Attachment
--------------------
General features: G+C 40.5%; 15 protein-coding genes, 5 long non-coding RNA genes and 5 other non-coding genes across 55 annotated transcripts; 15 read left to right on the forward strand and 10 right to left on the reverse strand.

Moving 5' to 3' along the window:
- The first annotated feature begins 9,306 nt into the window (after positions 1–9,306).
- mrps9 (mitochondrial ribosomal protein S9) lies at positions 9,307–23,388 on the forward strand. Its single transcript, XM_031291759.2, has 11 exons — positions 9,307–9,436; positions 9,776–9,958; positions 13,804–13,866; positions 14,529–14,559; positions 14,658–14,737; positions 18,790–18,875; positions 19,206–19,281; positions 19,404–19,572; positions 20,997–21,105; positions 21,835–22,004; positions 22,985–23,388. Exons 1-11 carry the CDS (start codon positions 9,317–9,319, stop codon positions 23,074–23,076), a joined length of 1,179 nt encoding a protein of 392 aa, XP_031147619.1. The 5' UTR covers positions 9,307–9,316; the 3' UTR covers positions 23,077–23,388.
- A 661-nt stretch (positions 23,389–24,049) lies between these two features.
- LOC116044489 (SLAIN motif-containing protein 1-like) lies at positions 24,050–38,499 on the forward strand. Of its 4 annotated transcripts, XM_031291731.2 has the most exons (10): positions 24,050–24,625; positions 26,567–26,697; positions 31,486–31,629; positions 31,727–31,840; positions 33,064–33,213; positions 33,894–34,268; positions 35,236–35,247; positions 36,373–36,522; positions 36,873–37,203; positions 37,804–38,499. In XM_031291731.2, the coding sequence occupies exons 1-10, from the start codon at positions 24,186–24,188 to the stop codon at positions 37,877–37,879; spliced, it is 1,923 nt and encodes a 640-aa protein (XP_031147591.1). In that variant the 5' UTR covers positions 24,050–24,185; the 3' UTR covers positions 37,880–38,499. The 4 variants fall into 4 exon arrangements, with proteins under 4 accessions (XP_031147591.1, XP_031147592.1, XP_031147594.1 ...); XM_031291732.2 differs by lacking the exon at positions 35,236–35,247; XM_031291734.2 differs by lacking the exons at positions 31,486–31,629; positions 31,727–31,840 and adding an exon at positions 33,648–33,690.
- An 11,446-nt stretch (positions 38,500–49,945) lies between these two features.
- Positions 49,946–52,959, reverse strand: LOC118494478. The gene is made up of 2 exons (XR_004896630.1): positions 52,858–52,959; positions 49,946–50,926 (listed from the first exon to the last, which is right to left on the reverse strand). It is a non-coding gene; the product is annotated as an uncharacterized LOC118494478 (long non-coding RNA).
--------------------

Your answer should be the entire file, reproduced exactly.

General features: G+C 40.5%; 15 protein-coding genes, 5 long non-coding RNA genes and 5 other non-coding genes across 55 annotated transcripts; 15 read left to right on the forward strand and 10 right to left on the reverse strand.

Moving 5' to 3' along the window:
- The first annotated feature begins 9,306 nt into the window (after positions 1–9,306).
- mrps9 (mitochondrial ribosomal protein S9) lies at positions 9,307–23,388 on the forward strand. Its single transcript, XM_031291759.2, has 11 exons — positions 9,307–9,436; positions 9,776–9,958; positions 13,804–13,866; positions 14,529–14,559; positions 14,658–14,737; positions 18,790–18,875; positions 19,206–19,281; positions 19,404–19,572; positions 20,997–21,105; positions 21,835–22,004; positions 22,985–23,388. Exons 1-11 carry the CDS (start codon positions 9,317–9,319, stop codon positions 23,074–23,076), a joined length of 1,179 nt encoding a protein of 392 aa, XP_031147619.1. The 5' UTR covers positions 9,307–9,316; the 3' UTR covers positions 23,077–23,388.
- A 661-nt stretch (positions 23,389–24,049) lies between these two features.
- LOC116044489 (SLAIN motif-containing protein 1-like) lies at positions 24,050–38,499 on the forward strand. Of its 4 annotated transcripts, XM_031291731.2 has the most exons (10): positions 24,050–24,625; positions 26,567–26,697; positions 31,486–31,629; positions 31,727–31,840; positions 33,064–33,213; positions 33,894–34,268; positions 35,236–35,247; positions 36,373–36,522; positions 36,873–37,203; positions 37,804–38,499. In XM_031291731.2, the coding sequence occupies exons 1-10, from the start codon at positions 24,186–24,188 to the stop codon at positions 37,877–37,879; spliced, it is 1,923 nt and encodes a 640-aa protein (XP_031147591.1). In that variant the 5' UTR covers positions 24,050–24,185; the 3' UTR covers positions 37,880–38,499. The 4 variants fall into 4 exon arrangements, with proteins under 4 accessions (XP_031147591.1, XP_031147592.1, XP_031147594.1 ...); XM_031291732.2 differs by lacking the exon at positions 35,236–35,247; XM_031291734.2 differs by lacking the exons at positions 31,486–31,629; positions 31,727–31,840 and adding an exon at positions 33,648–33,690.
- An 11,446-nt stretch (positions 38,500–49,945) lies between these two features.
- Positions 49,946–52,959, reverse strand: LOC118494478. The gene is made up of 2 exons (XR_004896630.1): positions 52,858–52,959; positions 49,946–50,926 (listed from the first exon to the last, which is right to left on the reverse strand). It is a non-coding gene; the product is annotated as an uncharacterized LOC118494478 (long non-coding RNA).